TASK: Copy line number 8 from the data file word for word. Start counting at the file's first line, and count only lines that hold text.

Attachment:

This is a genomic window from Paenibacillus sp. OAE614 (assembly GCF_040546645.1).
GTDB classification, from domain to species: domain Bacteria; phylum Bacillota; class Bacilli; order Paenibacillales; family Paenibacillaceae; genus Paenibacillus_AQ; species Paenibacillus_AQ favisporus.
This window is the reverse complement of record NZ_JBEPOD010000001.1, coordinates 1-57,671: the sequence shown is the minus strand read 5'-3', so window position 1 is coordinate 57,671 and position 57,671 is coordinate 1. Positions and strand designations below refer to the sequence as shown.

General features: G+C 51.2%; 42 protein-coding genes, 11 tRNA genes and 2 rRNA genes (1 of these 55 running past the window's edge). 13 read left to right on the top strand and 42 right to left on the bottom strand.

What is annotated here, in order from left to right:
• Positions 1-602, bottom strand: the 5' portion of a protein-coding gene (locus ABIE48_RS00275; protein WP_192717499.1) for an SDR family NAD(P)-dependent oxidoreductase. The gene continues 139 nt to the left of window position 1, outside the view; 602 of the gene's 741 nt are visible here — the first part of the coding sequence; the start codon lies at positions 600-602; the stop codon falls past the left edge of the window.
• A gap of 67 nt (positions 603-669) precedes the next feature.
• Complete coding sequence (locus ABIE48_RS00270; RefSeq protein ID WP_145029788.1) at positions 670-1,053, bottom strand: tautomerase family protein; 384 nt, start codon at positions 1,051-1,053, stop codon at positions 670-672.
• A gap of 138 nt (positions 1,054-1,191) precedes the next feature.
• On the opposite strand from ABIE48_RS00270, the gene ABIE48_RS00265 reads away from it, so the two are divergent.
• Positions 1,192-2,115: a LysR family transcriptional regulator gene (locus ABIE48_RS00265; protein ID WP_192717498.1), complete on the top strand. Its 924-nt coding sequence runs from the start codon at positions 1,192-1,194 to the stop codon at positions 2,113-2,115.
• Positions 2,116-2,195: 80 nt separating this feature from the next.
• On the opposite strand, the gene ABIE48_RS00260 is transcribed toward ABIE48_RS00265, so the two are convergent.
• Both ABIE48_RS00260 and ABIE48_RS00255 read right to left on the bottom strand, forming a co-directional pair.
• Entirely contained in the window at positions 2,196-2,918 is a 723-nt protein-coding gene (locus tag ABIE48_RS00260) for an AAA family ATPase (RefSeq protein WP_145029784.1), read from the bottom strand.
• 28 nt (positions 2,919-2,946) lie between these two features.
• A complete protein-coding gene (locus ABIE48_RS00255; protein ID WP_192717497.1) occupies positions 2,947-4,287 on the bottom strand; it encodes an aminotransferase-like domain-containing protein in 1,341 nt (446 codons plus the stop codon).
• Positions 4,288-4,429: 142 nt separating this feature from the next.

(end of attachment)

• Complete coding sequence (locus ABIE48_RS00270; RefSeq protein ID WP_145029788.1) at positions 670-1,053, bottom strand: tautomerase family protein; 384 nt, start codon at positions 1,051-1,053, stop codon at positions 670-672.